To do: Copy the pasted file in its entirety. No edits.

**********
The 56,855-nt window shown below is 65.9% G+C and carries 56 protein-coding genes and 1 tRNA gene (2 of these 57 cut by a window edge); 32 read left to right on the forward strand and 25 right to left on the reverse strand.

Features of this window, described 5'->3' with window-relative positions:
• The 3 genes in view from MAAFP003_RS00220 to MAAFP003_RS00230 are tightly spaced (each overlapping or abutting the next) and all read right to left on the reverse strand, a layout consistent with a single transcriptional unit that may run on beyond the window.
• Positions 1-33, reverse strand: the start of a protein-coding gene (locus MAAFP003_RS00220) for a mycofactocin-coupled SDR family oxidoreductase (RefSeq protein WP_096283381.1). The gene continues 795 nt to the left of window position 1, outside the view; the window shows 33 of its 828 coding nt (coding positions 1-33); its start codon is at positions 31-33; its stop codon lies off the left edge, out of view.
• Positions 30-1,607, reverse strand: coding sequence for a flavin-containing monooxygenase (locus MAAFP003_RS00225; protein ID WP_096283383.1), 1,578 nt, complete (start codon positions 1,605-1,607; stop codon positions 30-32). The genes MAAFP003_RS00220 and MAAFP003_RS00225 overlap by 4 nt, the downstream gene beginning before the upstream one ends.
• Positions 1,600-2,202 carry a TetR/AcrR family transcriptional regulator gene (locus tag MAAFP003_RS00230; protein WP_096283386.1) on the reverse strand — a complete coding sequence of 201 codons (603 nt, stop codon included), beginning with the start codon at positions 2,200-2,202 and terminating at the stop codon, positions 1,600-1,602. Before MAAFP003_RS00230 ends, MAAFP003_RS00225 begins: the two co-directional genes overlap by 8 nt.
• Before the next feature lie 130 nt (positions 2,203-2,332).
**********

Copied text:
The 56,855-nt window shown below is 65.9% G+C and carries 56 protein-coding genes and 1 tRNA gene (2 of these 57 cut by a window edge); 32 read left to right on the forward strand and 25 right to left on the reverse strand.

Features of this window, described 5'->3' with window-relative positions:
• The 3 genes in view from MAAFP003_RS00220 to MAAFP003_RS00230 are tightly spaced (each overlapping or abutting the next) and all read right to left on the reverse strand, a layout consistent with a single transcriptional unit that may run on beyond the window.
• Positions 1-33, reverse strand: the start of a protein-coding gene (locus MAAFP003_RS00220) for a mycofactocin-coupled SDR family oxidoreductase (RefSeq protein WP_096283381.1). The gene continues 795 nt to the left of window position 1, outside the view; the window shows 33 of its 828 coding nt (coding positions 1-33); its start codon is at positions 31-33; its stop codon lies off the left edge, out of view.
• Positions 30-1,607, reverse strand: coding sequence for a flavin-containing monooxygenase (locus MAAFP003_RS00225; protein ID WP_096283383.1), 1,578 nt, complete (start codon positions 1,605-1,607; stop codon positions 30-32). The genes MAAFP003_RS00220 and MAAFP003_RS00225 overlap by 4 nt, the downstream gene beginning before the upstream one ends.
• Positions 1,600-2,202 carry a TetR/AcrR family transcriptional regulator gene (locus tag MAAFP003_RS00230; protein WP_096283386.1) on the reverse strand — a complete coding sequence of 201 codons (603 nt, stop codon included), beginning with the start codon at positions 2,200-2,202 and terminating at the stop codon, positions 1,600-1,602. Before MAAFP003_RS00230 ends, MAAFP003_RS00225 begins: the two co-directional genes overlap by 8 nt.
• Before the next feature lie 130 nt (positions 2,203-2,332).